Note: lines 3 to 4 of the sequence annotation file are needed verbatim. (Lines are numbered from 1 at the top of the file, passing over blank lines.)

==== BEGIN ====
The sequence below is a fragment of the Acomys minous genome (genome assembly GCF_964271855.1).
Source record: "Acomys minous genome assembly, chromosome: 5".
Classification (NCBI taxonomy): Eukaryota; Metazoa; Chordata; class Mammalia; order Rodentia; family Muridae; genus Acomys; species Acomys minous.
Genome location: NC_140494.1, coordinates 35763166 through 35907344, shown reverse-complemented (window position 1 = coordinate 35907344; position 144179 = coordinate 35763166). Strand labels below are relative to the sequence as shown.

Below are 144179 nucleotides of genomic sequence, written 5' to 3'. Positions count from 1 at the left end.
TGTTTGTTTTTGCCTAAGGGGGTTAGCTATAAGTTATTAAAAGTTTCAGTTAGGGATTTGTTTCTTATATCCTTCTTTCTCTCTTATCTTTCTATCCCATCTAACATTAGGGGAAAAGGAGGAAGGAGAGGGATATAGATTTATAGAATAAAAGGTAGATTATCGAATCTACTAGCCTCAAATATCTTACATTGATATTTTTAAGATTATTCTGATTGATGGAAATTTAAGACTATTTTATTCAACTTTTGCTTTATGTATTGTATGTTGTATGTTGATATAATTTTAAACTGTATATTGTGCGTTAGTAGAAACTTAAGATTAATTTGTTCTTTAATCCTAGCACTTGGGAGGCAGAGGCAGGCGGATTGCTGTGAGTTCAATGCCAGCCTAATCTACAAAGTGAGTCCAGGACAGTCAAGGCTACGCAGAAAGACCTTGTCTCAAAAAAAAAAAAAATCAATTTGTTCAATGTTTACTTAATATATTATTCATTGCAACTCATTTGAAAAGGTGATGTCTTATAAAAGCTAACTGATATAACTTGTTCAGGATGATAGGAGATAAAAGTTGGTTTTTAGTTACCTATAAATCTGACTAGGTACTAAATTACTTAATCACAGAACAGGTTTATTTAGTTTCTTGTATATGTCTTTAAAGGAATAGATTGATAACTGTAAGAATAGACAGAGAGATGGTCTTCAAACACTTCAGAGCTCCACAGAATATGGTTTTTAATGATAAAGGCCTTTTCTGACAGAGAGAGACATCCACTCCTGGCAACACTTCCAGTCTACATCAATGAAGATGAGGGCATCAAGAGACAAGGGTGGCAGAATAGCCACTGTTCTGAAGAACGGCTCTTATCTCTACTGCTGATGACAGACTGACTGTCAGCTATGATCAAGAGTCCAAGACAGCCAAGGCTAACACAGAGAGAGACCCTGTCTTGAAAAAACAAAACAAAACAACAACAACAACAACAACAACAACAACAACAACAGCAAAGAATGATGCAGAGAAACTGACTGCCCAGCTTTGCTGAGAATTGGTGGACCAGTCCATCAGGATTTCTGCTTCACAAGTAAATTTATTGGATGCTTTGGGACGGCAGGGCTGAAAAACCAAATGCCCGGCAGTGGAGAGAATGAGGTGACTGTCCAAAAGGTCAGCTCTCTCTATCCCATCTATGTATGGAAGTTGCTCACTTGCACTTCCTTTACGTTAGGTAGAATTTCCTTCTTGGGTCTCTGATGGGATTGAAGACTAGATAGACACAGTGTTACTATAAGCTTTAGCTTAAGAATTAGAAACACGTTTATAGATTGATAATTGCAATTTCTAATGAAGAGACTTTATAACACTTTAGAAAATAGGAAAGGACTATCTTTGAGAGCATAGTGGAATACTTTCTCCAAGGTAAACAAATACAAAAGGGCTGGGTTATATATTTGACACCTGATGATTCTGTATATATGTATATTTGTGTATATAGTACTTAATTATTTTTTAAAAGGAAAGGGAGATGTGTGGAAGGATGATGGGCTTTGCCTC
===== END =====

Classification (NCBI taxonomy): Eukaryota; Metazoa; Chordata; class Mammalia; order Rodentia; family Muridae; genus Acomys; species Acomys minous.
Genome location: NC_140494.1, coordinates 35763166 through 35907344, shown reverse-complemented (window position 1 = coordinate 35907344; position 144179 = coordinate 35763166). Strand labels below are relative to the sequence as shown.